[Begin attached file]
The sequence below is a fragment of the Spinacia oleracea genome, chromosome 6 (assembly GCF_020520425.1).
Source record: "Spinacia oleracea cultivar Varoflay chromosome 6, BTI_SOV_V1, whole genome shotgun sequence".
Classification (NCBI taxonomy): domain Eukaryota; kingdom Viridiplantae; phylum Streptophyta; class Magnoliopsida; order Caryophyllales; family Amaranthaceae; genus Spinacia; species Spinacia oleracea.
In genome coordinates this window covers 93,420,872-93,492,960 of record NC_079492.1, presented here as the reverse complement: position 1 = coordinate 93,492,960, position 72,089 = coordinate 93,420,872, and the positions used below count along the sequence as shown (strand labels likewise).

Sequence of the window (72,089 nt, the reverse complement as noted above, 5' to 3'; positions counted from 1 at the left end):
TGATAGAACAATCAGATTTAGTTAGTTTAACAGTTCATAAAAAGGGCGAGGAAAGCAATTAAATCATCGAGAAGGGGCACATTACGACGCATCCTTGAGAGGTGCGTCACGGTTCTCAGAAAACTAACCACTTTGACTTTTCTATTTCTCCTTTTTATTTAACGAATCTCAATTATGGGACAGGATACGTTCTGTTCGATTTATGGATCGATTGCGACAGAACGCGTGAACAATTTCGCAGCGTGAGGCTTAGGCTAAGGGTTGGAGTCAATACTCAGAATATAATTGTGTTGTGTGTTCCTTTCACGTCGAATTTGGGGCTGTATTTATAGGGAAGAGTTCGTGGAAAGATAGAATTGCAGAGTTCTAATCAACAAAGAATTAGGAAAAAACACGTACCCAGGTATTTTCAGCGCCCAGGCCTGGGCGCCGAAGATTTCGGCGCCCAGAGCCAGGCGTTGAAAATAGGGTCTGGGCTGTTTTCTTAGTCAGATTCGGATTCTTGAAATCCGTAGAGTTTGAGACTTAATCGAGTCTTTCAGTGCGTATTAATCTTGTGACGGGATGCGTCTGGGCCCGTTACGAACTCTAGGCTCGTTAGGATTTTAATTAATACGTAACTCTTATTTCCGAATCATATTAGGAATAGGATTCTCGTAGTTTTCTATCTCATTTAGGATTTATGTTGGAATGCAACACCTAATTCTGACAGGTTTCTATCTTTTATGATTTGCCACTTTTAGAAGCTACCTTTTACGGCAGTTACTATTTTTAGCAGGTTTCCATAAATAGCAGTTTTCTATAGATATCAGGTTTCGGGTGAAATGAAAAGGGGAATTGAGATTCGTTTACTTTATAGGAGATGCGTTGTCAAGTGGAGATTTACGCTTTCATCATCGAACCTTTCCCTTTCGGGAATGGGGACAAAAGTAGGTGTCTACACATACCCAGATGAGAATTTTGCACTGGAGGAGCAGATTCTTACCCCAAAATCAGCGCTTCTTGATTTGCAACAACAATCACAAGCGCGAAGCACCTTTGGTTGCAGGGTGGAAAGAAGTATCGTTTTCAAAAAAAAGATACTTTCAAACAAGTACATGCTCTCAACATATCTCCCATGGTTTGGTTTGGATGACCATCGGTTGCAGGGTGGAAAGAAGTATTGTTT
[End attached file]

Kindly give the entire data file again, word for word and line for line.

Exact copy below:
The sequence below is a fragment of the Spinacia oleracea genome, chromosome 6 (assembly GCF_020520425.1).
Source record: "Spinacia oleracea cultivar Varoflay chromosome 6, BTI_SOV_V1, whole genome shotgun sequence".
Classification (NCBI taxonomy): domain Eukaryota; kingdom Viridiplantae; phylum Streptophyta; class Magnoliopsida; order Caryophyllales; family Amaranthaceae; genus Spinacia; species Spinacia oleracea.
In genome coordinates this window covers 93,420,872-93,492,960 of record NC_079492.1, presented here as the reverse complement: position 1 = coordinate 93,492,960, position 72,089 = coordinate 93,420,872, and the positions used below count along the sequence as shown (strand labels likewise).

Sequence of the window (72,089 nt, the reverse complement as noted above, 5' to 3'; positions counted from 1 at the left end):
TGATAGAACAATCAGATTTAGTTAGTTTAACAGTTCATAAAAAGGGCGAGGAAAGCAATTAAATCATCGAGAAGGGGCACATTACGACGCATCCTTGAGAGGTGCGTCACGGTTCTCAGAAAACTAACCACTTTGACTTTTCTATTTCTCCTTTTTATTTAACGAATCTCAATTATGGGACAGGATACGTTCTGTTCGATTTATGGATCGATTGCGACAGAACGCGTGAACAATTTCGCAGCGTGAGGCTTAGGCTAAGGGTTGGAGTCAATACTCAGAATATAATTGTGTTGTGTGTTCCTTTCACGTCGAATTTGGGGCTGTATTTATAGGGAAGAGTTCGTGGAAAGATAGAATTGCAGAGTTCTAATCAACAAAGAATTAGGAAAAAACACGTACCCAGGTATTTTCAGCGCCCAGGCCTGGGCGCCGAAGATTTCGGCGCCCAGAGCCAGGCGTTGAAAATAGGGTCTGGGCTGTTTTCTTAGTCAGATTCGGATTCTTGAAATCCGTAGAGTTTGAGACTTAATCGAGTCTTTCAGTGCGTATTAATCTTGTGACGGGATGCGTCTGGGCCCGTTACGAACTCTAGGCTCGTTAGGATTTTAATTAATACGTAACTCTTATTTCCGAATCATATTAGGAATAGGATTCTCGTAGTTTTCTATCTCATTTAGGATTTATGTTGGAATGCAACACCTAATTCTGACAGGTTTCTATCTTTTATGATTTGCCACTTTTAGAAGCTACCTTTTACGGCAGTTACTATTTTTAGCAGGTTTCCATAAATAGCAGTTTTCTATAGATATCAGGTTTCGGGTGAAATGAAAAGGGGAATTGAGATTCGTTTACTTTATAGGAGATGCGTTGTCAAGTGGAGATTTACGCTTTCATCATCGAACCTTTCCCTTTCGGGAATGGGGACAAAAGTAGGTGTCTACACATACCCAGATGAGAATTTTGCACTGGAGGAGCAGATTCTTACCCCAAAATCAGCGCTTCTTGATTTGCAACAACAATCACAAGCGCGAAGCACCTTTGGTTGCAGGGTGGAAAGAAGTATCGTTTTCAAAAAAAAGATACTTTCAAACAAGTACATGCTCTCAACATATCTCCCATGGTTTGGTTTGGATGACCATCGGTTGCAGGGTGGAAAGAAGTATTGTTT